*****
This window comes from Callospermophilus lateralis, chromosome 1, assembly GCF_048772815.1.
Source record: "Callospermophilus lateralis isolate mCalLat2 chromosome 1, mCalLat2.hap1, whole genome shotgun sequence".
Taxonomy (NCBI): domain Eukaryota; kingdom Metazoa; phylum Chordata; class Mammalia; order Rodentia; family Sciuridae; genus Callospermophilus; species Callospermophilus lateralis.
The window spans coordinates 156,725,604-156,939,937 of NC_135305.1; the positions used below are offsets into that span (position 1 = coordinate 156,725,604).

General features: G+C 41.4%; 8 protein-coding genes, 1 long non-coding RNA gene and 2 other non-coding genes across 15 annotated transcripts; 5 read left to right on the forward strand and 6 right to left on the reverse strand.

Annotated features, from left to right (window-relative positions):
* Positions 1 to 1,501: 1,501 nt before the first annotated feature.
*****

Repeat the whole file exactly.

This window comes from Callospermophilus lateralis, chromosome 1, assembly GCF_048772815.1.
Source record: "Callospermophilus lateralis isolate mCalLat2 chromosome 1, mCalLat2.hap1, whole genome shotgun sequence".
Taxonomy (NCBI): domain Eukaryota; kingdom Metazoa; phylum Chordata; class Mammalia; order Rodentia; family Sciuridae; genus Callospermophilus; species Callospermophilus lateralis.
The window spans coordinates 156,725,604-156,939,937 of NC_135305.1; the positions used below are offsets into that span (position 1 = coordinate 156,725,604).

General features: G+C 41.4%; 8 protein-coding genes, 1 long non-coding RNA gene and 2 other non-coding genes across 15 annotated transcripts; 5 read left to right on the forward strand and 6 right to left on the reverse strand.

Annotated features, from left to right (window-relative positions):
* Positions 1 to 1,501: 1,501 nt before the first annotated feature.